But protein folding is far from a solved problem, fear not. XKCD’s take on this remains accurate! It’s going to be very interesting indeed to see the progress over the next few years in this area, but that progress is not going to be the discovery of some general solution. It’s going to be a mixture (as mentioned above) of better understanding of the physical processes involved, larger databases of reliable experimental data covering more structural classes, and faster/more efficient ways for searching through all these (both the possible structures and the real ones) and generalizing rules to tell us when we’re closing in on something accurate.

9 comments on “The Latest on Protein Folding”

  1. myma says:

    As always, XKCD for the win.

    1. John Wayne says:

      I’ve been laughing about this one for days:
      https://m.xkcd.com/2073/

  2. Daniel Barkalow says:

    Of course, there’s some interesting selection bias in this contest: in 2017, you weren’t going to win by predicting any structure that couldn’t be confirmed using 2017 technology. I wouldn’t be too surprised if looking for analogues does better than it would in the wild due to this: if the actual structure of a sequence is very different from the structures of similar sequences, chances are that nobody is going to find the actual structure, and the CASP won’t test you on that sequence.

  3. luysii says:

    It is still the time to give CASP the ‘glass eye’ test used to trap unwary medical students. See what the various algorithms do with a segment of a protein known to be unstructured. Even better make up a random sequence of amino acids, and see if the various algorithms converge (or better, if they say they don’t find ‘a’ structure). Remember, picking a protein with a known ‘structure’ is like picking one of the 30 components of today’s Dow Jones Industrials 30 years ago out of the myriad of stocks being traded back then.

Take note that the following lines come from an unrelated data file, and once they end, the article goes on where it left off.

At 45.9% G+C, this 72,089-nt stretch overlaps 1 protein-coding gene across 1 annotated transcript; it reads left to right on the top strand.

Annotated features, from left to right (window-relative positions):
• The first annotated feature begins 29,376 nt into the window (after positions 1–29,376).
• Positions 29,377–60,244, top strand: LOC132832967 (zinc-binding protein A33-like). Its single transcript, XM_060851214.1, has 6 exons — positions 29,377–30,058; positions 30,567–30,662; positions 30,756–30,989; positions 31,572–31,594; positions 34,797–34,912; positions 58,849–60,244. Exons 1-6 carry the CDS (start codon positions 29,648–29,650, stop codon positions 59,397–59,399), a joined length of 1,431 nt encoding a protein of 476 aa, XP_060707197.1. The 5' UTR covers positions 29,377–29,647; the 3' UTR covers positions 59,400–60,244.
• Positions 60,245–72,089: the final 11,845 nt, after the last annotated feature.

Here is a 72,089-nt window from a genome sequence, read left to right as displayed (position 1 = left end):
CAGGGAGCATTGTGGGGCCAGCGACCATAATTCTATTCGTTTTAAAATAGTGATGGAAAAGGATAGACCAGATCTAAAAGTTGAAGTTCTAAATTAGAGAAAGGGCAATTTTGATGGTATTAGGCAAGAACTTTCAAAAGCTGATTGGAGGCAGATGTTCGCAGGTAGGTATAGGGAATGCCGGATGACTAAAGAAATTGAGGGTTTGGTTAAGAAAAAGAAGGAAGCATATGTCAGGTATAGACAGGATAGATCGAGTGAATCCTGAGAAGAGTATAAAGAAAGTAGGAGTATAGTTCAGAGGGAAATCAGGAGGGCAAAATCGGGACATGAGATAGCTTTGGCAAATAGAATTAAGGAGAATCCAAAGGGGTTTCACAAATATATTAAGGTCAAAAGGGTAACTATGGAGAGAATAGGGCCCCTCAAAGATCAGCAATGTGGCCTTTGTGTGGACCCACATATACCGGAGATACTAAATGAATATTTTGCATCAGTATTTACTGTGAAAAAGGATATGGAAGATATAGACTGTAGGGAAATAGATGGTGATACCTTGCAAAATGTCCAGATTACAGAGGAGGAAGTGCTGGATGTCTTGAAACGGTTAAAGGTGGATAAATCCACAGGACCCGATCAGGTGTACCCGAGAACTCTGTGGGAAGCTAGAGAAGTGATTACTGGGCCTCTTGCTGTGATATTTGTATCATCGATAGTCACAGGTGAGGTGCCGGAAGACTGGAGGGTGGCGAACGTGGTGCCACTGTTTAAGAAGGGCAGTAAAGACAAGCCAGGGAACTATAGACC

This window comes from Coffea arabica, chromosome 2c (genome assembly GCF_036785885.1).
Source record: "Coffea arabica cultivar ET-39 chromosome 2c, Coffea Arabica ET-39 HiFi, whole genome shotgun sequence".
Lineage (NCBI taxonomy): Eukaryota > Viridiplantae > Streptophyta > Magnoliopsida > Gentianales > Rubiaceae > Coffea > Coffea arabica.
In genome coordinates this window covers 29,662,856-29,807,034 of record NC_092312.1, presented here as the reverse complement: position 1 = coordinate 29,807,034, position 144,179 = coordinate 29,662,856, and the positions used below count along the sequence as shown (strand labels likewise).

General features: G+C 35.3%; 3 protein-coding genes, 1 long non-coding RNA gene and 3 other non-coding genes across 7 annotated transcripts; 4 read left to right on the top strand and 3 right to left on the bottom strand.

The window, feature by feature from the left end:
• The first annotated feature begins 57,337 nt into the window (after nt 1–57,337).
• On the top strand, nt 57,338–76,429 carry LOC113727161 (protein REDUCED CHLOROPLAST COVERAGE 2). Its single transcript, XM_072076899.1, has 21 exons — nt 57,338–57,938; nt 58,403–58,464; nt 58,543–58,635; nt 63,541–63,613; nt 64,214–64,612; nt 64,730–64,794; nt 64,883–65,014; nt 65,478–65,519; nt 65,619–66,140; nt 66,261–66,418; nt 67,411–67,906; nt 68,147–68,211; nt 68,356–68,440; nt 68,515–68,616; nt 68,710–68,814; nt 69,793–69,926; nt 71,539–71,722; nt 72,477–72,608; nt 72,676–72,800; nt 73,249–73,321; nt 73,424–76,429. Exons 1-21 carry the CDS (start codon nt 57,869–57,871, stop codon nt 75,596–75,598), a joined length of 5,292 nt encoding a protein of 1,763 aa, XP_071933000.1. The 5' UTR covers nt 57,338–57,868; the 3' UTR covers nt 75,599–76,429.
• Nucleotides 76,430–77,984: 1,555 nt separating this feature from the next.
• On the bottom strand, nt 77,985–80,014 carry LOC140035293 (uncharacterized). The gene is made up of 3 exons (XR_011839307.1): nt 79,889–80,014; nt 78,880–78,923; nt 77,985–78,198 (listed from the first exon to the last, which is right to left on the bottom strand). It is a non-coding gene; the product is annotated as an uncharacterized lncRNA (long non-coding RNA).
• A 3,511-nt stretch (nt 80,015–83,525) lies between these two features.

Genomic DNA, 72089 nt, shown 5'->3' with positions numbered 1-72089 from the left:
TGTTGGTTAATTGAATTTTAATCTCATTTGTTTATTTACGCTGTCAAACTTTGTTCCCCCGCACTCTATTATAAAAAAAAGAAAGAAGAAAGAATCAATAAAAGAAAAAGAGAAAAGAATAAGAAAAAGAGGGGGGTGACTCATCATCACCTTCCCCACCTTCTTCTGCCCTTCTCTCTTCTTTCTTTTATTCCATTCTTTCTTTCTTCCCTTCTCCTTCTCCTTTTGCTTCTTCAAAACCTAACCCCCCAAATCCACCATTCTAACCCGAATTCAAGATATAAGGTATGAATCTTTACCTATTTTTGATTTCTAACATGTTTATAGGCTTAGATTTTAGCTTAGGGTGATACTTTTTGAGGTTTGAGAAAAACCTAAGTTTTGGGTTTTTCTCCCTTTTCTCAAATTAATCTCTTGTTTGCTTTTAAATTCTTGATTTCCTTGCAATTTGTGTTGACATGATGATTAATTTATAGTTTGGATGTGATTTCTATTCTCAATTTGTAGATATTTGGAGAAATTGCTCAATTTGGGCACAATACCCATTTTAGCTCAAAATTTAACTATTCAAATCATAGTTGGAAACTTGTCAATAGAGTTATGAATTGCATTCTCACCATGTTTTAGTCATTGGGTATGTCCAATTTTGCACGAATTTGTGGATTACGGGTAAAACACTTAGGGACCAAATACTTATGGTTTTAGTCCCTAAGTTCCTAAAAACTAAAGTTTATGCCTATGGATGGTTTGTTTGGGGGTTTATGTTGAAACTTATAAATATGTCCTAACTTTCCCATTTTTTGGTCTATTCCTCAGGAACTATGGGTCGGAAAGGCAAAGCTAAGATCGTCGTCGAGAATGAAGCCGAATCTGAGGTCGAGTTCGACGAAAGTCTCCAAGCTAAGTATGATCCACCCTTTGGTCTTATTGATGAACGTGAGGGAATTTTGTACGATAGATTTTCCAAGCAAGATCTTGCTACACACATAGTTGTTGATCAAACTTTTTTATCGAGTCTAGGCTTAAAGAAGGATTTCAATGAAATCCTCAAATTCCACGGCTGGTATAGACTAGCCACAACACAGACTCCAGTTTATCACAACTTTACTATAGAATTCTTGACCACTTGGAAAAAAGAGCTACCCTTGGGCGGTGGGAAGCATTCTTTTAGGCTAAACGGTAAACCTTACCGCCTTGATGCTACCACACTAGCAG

For the glass eye test, and how likely it is that a sequence of amino acids will form ‘a’ structure please see https://luysii.wordpress.com/2009/11/29/time-for-the-glass-eye-test-to-be-inserted-into-casp/

  4. Anonymous says:

    I worked on a (bad) project loosely based on work from the Fasman lab. Gerald Fasman was an early player in primary to secondary prediction with the Chou-Fasman Algorithm (see wikipedia). These days, Chou-Fasman doesn’t even make the wikipedia page on “List of protein structure prediction software”.

    What about the group that used crowdsourced gamers to try to predict protein structures? Their software protein folding game was called “Foldit” (link in my name).

    1. James says:

      David Baker’s lab @ U. Washington–still leaders in this space. They had several contributions in the latest CASP as well.

    2. Chris Phoenix says:

      You’re not thinking of folding@home, are you? I don’t think that involved a game – just people donating spare CPU cycles. (That was back before real operating systems existed on PCs, so the CPU would just run the “idle” instruction over and over when it didn’t have anything better to do.)

    3. Susan says:

      Foldit (the game, from Baker lab) is still chugging along. One of the proteins included in CASP this year was designed in the game by a Foldit gamer/citizen scientist.

  5. Isidore says:

    I remember Gerry Fasman, I had a collaboration with him way back when. A true gentleman and scholar.